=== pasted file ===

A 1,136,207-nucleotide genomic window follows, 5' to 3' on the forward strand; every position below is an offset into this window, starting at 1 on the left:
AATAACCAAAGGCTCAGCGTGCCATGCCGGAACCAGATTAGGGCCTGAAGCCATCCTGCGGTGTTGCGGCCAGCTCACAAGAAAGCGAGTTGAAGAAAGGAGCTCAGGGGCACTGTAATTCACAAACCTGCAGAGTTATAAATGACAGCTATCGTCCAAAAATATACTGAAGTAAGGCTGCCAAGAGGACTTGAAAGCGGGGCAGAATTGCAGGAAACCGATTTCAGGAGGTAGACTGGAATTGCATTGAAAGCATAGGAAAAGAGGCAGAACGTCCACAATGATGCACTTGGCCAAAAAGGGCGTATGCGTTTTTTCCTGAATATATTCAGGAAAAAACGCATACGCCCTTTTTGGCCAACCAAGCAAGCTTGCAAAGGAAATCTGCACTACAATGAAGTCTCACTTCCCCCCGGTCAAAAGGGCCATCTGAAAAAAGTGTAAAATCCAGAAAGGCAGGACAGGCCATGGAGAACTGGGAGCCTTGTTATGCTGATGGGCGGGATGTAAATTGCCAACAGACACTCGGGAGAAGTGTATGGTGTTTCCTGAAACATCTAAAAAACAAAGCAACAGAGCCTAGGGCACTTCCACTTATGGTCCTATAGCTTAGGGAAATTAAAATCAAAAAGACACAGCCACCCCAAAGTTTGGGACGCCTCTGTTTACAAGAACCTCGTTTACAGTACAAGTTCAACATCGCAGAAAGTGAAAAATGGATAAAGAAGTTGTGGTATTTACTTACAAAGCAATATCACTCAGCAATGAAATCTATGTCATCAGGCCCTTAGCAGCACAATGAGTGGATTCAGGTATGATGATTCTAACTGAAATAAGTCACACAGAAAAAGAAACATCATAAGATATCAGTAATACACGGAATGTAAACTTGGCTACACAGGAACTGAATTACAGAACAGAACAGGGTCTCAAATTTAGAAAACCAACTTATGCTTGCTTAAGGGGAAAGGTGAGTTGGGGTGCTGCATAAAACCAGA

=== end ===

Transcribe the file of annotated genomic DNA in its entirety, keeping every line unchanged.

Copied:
A 1,136,207-nucleotide genomic window follows, 5' to 3' on the forward strand; every position below is an offset into this window, starting at 1 on the left:
AATAACCAAAGGCTCAGCGTGCCATGCCGGAACCAGATTAGGGCCTGAAGCCATCCTGCGGTGTTGCGGCCAGCTCACAAGAAAGCGAGTTGAAGAAAGGAGCTCAGGGGCACTGTAATTCACAAACCTGCAGAGTTATAAATGACAGCTATCGTCCAAAAATATACTGAAGTAAGGCTGCCAAGAGGACTTGAAAGCGGGGCAGAATTGCAGGAAACCGATTTCAGGAGGTAGACTGGAATTGCATTGAAAGCATAGGAAAAGAGGCAGAACGTCCACAATGATGCACTTGGCCAAAAAGGGCGTATGCGTTTTTTCCTGAATATATTCAGGAAAAAACGCATACGCCCTTTTTGGCCAACCAAGCAAGCTTGCAAAGGAAATCTGCACTACAATGAAGTCTCACTTCCCCCCGGTCAAAAGGGCCATCTGAAAAAAGTGTAAAATCCAGAAAGGCAGGACAGGCCATGGAGAACTGGGAGCCTTGTTATGCTGATGGGCGGGATGTAAATTGCCAACAGACACTCGGGAGAAGTGTATGGTGTTTCCTGAAACATCTAAAAAACAAAGCAACAGAGCCTAGGGCACTTCCACTTATGGTCCTATAGCTTAGGGAAATTAAAATCAAAAAGACACAGCCACCCCAAAGTTTGGGACGCCTCTGTTTACAAGAACCTCGTTTACAGTACAAGTTCAACATCGCAGAAAGTGAAAAATGGATAAAGAAGTTGTGGTATTTACTTACAAAGCAATATCACTCAGCAATGAAATCTATGTCATCAGGCCCTTAGCAGCACAATGAGTGGATTCAGGTATGATGATTCTAACTGAAATAAGTCACACAGAAAAAGAAACATCATAAGATATCAGTAATACACGGAATGTAAACTTGGCTACACAGGAACTGAATTACAGAACAGAACAGGGTCTCAAATTTAGAAAACCAACTTATGCTTGCTTAAGGGGAAAGGTGAGTTGGGGTGCTGCATAAAACCAGA